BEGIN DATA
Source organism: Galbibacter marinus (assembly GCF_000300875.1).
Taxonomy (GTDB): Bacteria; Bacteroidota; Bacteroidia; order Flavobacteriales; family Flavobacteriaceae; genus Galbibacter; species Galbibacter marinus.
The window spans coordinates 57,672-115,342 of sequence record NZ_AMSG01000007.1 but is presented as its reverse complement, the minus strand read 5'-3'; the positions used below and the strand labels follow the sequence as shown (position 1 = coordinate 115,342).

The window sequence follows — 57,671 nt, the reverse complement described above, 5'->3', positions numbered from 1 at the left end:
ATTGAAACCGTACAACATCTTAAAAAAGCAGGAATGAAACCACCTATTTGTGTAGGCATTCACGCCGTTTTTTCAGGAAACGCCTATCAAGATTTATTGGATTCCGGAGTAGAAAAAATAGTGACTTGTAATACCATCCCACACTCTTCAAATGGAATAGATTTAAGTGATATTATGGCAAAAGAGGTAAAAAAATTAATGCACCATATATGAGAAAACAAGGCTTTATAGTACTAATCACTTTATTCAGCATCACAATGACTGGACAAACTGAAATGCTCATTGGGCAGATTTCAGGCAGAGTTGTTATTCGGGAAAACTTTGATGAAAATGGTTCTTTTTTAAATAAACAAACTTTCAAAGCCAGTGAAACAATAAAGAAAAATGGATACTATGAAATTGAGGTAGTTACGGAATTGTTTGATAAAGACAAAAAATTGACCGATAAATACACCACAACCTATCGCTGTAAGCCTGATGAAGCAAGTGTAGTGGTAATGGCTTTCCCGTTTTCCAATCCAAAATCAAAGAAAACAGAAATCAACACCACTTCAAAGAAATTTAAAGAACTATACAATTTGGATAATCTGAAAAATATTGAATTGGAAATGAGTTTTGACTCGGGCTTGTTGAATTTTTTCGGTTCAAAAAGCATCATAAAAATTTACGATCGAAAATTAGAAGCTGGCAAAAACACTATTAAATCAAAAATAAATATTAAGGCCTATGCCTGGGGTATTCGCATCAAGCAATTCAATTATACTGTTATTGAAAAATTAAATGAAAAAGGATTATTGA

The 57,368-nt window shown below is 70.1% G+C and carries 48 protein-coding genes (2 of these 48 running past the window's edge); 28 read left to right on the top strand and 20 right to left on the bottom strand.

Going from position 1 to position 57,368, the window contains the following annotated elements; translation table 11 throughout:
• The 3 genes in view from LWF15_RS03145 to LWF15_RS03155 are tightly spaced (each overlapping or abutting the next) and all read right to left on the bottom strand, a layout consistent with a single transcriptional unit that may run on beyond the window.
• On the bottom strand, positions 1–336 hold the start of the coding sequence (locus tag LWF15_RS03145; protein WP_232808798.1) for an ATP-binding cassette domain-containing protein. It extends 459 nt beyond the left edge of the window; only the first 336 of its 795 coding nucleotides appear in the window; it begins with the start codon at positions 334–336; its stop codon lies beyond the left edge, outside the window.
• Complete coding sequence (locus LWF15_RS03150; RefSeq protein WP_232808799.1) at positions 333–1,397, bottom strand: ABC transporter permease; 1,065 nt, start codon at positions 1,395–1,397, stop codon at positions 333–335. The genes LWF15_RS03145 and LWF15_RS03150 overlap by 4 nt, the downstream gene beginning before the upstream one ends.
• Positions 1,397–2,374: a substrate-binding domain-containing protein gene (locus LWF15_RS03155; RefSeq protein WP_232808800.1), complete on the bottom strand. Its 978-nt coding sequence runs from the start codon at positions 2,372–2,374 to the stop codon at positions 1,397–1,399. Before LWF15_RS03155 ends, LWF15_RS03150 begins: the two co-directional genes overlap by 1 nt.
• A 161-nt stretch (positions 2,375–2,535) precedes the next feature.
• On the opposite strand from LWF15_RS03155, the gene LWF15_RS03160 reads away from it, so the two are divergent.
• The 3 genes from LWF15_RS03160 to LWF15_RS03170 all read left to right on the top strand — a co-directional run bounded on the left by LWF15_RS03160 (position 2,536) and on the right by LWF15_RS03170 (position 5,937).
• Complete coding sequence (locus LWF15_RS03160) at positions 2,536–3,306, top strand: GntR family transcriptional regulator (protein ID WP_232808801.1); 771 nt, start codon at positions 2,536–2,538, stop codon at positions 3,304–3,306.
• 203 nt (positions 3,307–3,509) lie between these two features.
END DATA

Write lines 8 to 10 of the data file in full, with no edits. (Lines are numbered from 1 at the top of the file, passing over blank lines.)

• The 3 genes in view from LWF15_RS03145 to LWF15_RS03155 are tightly spaced (each overlapping or abutting the next) and all read right to left on the bottom strand, a layout consistent with a single transcriptional unit that may run on beyond the window.
• On the bottom strand, positions 1–336 hold the start of the coding sequence (locus tag LWF15_RS03145; protein WP_232808798.1) for an ATP-binding cassette domain-containing protein. It extends 459 nt beyond the left edge of the window; only the first 336 of its 795 coding nucleotides appear in the window; it begins with the start codon at positions 334–336; its stop codon lies beyond the left edge, outside the window.
• Complete coding sequence (locus LWF15_RS03150; RefSeq protein WP_232808799.1) at positions 333–1,397, bottom strand: ABC transporter permease; 1,065 nt, start codon at positions 1,395–1,397, stop codon at positions 333–335. The genes LWF15_RS03145 and LWF15_RS03150 overlap by 4 nt, the downstream gene beginning before the upstream one ends.